of Money on
Decisions to Engage in War Tax Resistance
by Karen Marysdaughter
printed in Conscience, Fall 1989
There has been much debate within the WTR movement about the
reasons people are slow to commit themselves to war tax resistance,
or quick to let go of it. As a war tax resister, counselor, and organizer
over the past eight years, I too have been confused and frustrated
about this. The fear of the IRS and of legal consequences has often
been cited as the primary reason for peoples’ reluctance to engage
in WTR. Certainly this is a factor in many peoples’ minds, one
which is often voiced by prospective WTRs, and one that the IRS and
the government are careful to cultivate. But in my experience with
WTR it has become clear to me that another factor is exerting a strong
influence on peoples’ decisions whether or not to engage in WTR.
That factor is the influence of money.
occupies a powerful place in our society. Besides its obvious power to
provide the basic necessities of life and to exert political influence,
it strongly affects peoples’ attitudes about themselves and others.
For example, a person’s worth and competence are judged by how
much they earn or own. The depth of someone’s love is measured
by the price tag on the gifts they buy. Parental care and responsibility
are judged by how well children are provided for materially. Self-love
is often equated with being willing to spend money on oneself. Standards
of attractiveness are based on wearing expensive clothes, and intelligence
is assumed for those who attend expensive schools. In essence, having
money is equated with all that is desirable in our society; the corollary,
of course, is that lack of money is equated with all that is undesirable.
influence of money on our attitudes and behavior is far-reaching and
deeply-rooted. Consumerism has become a way of life in our society; people
are “addicted” to acquiring things and spending money. More
means better. Many people have no conception of any other lifestyle or
economic system, and money’s influence on them is largely unconscious.
how does all of this affect decision making about WTR? I think its effect
is to distort people’s perceptions in two major areas. The first
is peoples’ perceptions of affluence and financial risk. A fascinating
film on the subject of affluence, which I once saw at a conference, included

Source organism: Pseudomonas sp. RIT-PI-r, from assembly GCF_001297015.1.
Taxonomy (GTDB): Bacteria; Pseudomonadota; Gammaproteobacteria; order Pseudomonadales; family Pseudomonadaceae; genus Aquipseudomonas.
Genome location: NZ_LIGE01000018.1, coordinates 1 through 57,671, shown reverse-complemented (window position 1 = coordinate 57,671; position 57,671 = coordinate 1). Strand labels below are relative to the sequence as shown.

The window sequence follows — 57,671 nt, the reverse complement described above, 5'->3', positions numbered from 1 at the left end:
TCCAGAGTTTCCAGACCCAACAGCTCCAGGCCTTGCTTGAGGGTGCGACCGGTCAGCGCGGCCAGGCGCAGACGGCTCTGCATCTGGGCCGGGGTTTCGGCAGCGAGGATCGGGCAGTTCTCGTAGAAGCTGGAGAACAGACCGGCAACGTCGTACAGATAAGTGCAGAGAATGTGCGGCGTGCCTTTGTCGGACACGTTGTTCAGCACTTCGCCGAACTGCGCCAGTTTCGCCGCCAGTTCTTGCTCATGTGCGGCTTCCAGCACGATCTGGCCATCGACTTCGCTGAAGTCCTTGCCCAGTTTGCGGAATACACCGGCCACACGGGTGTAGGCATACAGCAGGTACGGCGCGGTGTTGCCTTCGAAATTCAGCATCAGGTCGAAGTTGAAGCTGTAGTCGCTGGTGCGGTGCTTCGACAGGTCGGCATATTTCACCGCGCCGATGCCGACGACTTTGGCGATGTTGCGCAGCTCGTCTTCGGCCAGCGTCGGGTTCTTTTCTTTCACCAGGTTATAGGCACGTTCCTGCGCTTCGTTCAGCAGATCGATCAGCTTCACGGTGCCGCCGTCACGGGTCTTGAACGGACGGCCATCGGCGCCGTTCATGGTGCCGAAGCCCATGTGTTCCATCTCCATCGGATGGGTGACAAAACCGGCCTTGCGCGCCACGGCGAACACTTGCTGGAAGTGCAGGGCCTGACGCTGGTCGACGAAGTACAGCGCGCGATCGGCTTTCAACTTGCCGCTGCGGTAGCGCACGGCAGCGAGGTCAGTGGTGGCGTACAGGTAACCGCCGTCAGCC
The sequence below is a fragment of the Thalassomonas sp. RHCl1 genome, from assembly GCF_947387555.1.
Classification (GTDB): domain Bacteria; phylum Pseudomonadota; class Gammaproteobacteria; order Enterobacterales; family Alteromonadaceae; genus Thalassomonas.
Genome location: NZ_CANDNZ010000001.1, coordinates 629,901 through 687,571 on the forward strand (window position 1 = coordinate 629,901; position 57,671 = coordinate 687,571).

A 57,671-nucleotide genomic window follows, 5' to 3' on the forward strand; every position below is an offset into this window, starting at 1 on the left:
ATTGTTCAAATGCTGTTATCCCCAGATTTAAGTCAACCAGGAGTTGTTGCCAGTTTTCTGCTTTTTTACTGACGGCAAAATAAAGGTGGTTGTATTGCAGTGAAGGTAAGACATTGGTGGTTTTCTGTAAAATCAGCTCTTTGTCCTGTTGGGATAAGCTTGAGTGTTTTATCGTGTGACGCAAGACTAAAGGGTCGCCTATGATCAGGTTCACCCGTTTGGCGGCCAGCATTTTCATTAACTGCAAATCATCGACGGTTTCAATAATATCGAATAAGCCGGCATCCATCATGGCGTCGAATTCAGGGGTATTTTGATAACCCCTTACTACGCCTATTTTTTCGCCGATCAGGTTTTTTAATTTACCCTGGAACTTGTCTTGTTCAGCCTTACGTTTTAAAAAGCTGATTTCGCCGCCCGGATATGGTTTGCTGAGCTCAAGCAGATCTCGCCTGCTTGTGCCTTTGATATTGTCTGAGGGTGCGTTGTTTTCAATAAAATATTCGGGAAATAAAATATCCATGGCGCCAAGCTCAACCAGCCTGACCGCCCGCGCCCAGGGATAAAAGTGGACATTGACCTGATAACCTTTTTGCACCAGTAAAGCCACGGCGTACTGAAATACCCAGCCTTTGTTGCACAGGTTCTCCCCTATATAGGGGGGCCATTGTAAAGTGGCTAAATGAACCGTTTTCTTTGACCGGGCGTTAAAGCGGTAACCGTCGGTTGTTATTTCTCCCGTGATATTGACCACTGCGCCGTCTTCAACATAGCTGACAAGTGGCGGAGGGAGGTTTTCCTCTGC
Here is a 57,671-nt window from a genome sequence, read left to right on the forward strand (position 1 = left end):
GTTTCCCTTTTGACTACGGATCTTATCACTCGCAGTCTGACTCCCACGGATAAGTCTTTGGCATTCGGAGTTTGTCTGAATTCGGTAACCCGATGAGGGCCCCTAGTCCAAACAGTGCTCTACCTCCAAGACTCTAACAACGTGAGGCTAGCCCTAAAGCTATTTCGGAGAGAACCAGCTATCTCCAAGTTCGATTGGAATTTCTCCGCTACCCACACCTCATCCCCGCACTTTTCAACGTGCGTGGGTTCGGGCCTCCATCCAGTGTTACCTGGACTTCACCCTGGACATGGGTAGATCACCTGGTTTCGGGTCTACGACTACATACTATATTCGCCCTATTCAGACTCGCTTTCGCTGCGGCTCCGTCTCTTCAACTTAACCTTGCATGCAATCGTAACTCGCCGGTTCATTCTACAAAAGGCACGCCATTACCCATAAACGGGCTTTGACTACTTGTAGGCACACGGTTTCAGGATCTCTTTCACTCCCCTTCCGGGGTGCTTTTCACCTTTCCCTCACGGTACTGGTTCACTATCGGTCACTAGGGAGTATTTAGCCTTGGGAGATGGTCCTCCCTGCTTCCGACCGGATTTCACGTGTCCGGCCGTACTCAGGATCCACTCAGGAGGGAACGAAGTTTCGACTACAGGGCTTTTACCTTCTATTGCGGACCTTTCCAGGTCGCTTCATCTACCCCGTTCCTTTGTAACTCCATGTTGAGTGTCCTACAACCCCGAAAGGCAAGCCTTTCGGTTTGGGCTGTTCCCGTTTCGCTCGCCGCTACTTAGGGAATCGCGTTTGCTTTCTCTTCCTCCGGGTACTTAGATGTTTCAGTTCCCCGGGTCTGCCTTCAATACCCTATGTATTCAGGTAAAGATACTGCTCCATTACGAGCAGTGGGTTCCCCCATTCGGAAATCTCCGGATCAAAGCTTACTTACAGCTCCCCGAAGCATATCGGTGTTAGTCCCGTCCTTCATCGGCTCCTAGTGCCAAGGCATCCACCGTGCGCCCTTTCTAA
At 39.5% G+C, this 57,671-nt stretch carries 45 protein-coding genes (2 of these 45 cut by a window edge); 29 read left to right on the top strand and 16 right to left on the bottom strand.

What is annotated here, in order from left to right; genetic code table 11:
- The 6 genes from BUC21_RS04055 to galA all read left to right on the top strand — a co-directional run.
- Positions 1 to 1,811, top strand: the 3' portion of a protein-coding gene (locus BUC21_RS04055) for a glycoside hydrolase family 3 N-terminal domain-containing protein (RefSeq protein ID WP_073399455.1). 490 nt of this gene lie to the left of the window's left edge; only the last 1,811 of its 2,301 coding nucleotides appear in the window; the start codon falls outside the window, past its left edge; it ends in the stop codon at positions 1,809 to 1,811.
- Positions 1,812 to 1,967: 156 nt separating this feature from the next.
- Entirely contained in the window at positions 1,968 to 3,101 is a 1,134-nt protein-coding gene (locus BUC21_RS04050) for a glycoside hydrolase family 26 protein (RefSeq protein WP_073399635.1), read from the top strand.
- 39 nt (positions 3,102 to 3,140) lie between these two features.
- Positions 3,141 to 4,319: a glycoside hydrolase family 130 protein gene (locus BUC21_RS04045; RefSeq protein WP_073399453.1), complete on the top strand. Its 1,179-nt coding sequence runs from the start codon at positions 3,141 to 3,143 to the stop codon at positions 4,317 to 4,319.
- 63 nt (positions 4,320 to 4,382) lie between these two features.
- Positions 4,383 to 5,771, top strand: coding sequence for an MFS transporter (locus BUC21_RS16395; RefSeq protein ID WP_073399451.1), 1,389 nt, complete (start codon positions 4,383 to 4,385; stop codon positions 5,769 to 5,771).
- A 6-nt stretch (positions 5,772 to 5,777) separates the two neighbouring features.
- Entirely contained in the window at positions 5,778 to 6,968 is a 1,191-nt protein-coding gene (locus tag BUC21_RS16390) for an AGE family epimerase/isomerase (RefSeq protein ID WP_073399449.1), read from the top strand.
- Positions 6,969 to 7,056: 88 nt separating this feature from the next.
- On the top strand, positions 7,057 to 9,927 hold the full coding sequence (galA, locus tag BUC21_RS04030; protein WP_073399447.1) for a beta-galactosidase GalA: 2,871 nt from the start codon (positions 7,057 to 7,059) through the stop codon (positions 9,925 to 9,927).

interviews with people from a wide range of socioeconomic levels, from
a welfare mother to a very wealthy businessman. Almost no one in the
film saw themselves as affluent, because there was always someone more
wealthy than themselves. They compared themselves to people higher on
the scale, not lower. They almost all perceived themselves as struggling
to get ahead and therefore, in some way, financially insecure, even the
very wealthy businessman.
I have observed is that people who perceive themselves as being financially
insecure are less likely to be willing to take financial risks, and therefore
less likely to do WTR. In my experience, most people who consider WTR
or engage in it are not really living on the edge economically, and they
usually have financial “safety nets” and/or a community of
support, even those living below taxable levels. But many perceive themselves
as on the edge and unwilling to face any of the possible financial instability
involved in WTR.
risk seems to loom larger than other kinds of risks. For example, peace
activists risk injury and death in Nicaragua,
but can’t imagine living without health insurance. Our whole world
risks nuclear holocaust, but voluntarily living on a low income is somehow
too scary. As with affluence, we compare our financial risks to those
of people who are more financially secure than we are, rather than to
the vast majority of people in the world who really live on the edge.
second area of distortion I see is people’s perceptions of self
worth. People who voluntarily take financial risks, especially if they
choose to live on a low income, end up dealing with all of our society’s
negative attitudes toward the lack of money. Rather than being perceived,
by themselves or others, as daring or willing to make sacrifices for
their beliefs, they may well be perceived as incompetent, inadequate,
or, at the very least, foolish. Without regular reinforcement for choosing
to live at odds with the economic lifestyle of our society, I think many
people who try war tax resistance get worn down by these negative attitudes
and eventually give up.
believe that long-held and firmly implanted notions about money, unless
continually questioned and challenged, are likely to dominate people’s
thinking about affluence, risk and self-worth. If we are to increase
our numbers as a WTR movement, I think we need to include a critique
of values and attitudes about money in our work and offer lots of explicit
support for people who are changing their economic lifestyles in order
to resist paying military taxes.
Karen Marysdaughter, a former NWTRCC coordinator, lives